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Microsoft Puts C# and the CLI under Community Prom

FishWithAHammer (957772) writes | more than 5 years ago

Microsoft 3

FishWithAHammer (957772) writes "Peter Galli of Microsoft posted a blog entry on Port25 today, regarding the explicit placement of C# and the Common Language Infrastructure (the ECMA startard that underpins .NET) under their Community Promise:

It is important to note that, under the Community Promise, anyone can freely implement these specifications with their technology, code, and solutions. You do not need to sign a license agreement, or otherwise communicate to Microsoft how you will implement the specifications. ... Under the Community Promise, Microsoft provides assurance that it will not assert its Necessary Claims against anyone who makes, uses, sells, offers for sale, imports, or distributes any Covered Implementation under any type of development or distribution model, including open-source licensing models such as the LGPL or GPL.

This clears the way for Mono to be fully integrated into GNOME, and Boycott Novell can go back to crying in their corner."
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Irony of blog name (1)

devleopard (317515) | more than 5 years ago | (#28603601)

Port 25 = SMTP = the place where some of the worst garbage of the Internet is spewed out (SPAM)

It's still a trap... (1)

Nutria (679911) | more than 5 years ago | (#28603725)

Don't know how, don't know when, but it is a trap.

Maybe by only "releasing" older versions under the Community Promise, maybe by have sneaky weasel words in the fine print... But you can be darned sure that this isn't MSFT being altruistic.

A great step forward (1)

Daishiman (698845) | more than 5 years ago | (#28604483)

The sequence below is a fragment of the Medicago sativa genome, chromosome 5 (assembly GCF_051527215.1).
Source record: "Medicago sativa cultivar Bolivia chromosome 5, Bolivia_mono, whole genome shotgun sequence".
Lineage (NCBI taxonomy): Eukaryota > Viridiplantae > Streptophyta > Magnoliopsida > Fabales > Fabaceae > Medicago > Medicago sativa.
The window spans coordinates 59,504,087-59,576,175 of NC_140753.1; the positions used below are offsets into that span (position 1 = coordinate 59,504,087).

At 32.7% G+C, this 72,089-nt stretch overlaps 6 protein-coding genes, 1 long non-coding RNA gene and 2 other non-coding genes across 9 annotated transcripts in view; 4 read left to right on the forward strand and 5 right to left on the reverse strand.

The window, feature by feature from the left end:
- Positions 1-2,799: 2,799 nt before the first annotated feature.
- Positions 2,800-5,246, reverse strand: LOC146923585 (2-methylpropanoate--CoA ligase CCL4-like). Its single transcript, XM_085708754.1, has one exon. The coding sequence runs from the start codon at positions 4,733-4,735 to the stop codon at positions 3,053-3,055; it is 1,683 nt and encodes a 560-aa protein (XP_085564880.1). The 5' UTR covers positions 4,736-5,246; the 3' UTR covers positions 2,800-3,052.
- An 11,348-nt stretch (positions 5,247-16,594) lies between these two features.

This actually makes Mono one of the safer technologies for Linux RAD development, since, unlike many libraries derived or built from commercial entities, this one has a written statement from its authors that it's safe from patent litigation from Microsoft. I'm looking forward to developing on Mono under Linux. This only enhances the amount of choice available for Linux development and creates greater competition among the different platform providers.

And yes, Microsoft is getting something out of this: if you develop with Mono on Linux you're capable of developing with .NET on Windows, so your skills are portable. So are the training courses on .NET, the books, and the technical presentations. The .NET ecosystem has a community the same way Python or Ruby have one, and Microsoft intends on increasing this community in order to profit from it by increased mindshare, tooling support, books, courses, etc., and nobody has greater potential to profit from it than the very creators of the platform.

Nontheless it's a technology I very much like and favor for some flavors of apps. Well, another tool in the language toolbox.

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